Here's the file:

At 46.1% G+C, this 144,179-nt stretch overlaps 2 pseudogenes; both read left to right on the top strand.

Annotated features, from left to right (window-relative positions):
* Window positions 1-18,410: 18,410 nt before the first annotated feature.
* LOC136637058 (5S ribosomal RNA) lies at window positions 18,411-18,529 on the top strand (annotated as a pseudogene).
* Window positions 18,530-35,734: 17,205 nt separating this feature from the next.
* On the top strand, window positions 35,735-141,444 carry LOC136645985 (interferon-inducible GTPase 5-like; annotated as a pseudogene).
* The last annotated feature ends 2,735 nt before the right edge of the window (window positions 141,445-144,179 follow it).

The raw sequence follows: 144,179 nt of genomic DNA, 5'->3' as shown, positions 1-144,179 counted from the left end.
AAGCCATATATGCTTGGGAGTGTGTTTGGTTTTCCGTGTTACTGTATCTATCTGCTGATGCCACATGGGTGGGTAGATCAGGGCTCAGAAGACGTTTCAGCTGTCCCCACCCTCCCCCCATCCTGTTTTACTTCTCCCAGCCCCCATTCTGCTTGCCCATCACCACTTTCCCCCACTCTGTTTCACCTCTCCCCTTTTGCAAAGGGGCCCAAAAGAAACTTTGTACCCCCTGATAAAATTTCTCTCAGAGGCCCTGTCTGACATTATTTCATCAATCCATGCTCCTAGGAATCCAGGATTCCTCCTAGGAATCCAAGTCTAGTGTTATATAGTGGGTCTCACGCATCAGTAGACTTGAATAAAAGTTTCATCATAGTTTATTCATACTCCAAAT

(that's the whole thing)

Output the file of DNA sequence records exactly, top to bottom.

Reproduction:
At 46.1% G+C, this 144,179-nt stretch overlaps 2 pseudogenes; both read left to right on the top strand.

Annotated features, from left to right (window-relative positions):
* Window positions 1-18,410: 18,410 nt before the first annotated feature.
* LOC136637058 (5S ribosomal RNA) lies at window positions 18,411-18,529 on the top strand (annotated as a pseudogene).
* Window positions 18,530-35,734: 17,205 nt separating this feature from the next.
* On the top strand, window positions 35,735-141,444 carry LOC136645985 (interferon-inducible GTPase 5-like; annotated as a pseudogene).
* The last annotated feature ends 2,735 nt before the right edge of the window (window positions 141,445-144,179 follow it).

The raw sequence follows: 144,179 nt of genomic DNA, 5'->3' as shown, positions 1-144,179 counted from the left end.
AAGCCATATATGCTTGGGAGTGTGTTTGGTTTTCCGTGTTACTGTATCTATCTGCTGATGCCACATGGGTGGGTAGATCAGGGCTCAGAAGACGTTTCAGCTGTCCCCACCCTCCCCCCATCCTGTTTTACTTCTCCCAGCCCCCATTCTGCTTGCCCATCACCACTTTCCCCCACTCTGTTTCACCTCTCCCCTTTTGCAAAGGGGCCCAAAAGAAACTTTGTACCCCCTGATAAAATTTCTCTCAGAGGCCCTGTCTGACATTATTTCATCAATCCATGCTCCTAGGAATCCAGGATTCCTCCTAGGAATCCAAGTCTAGTGTTATATAGTGGGTCTCACGCATCAGTAGACTTGAATAAAAGTTTCATCATAGTTTATTCATACTCCAAAT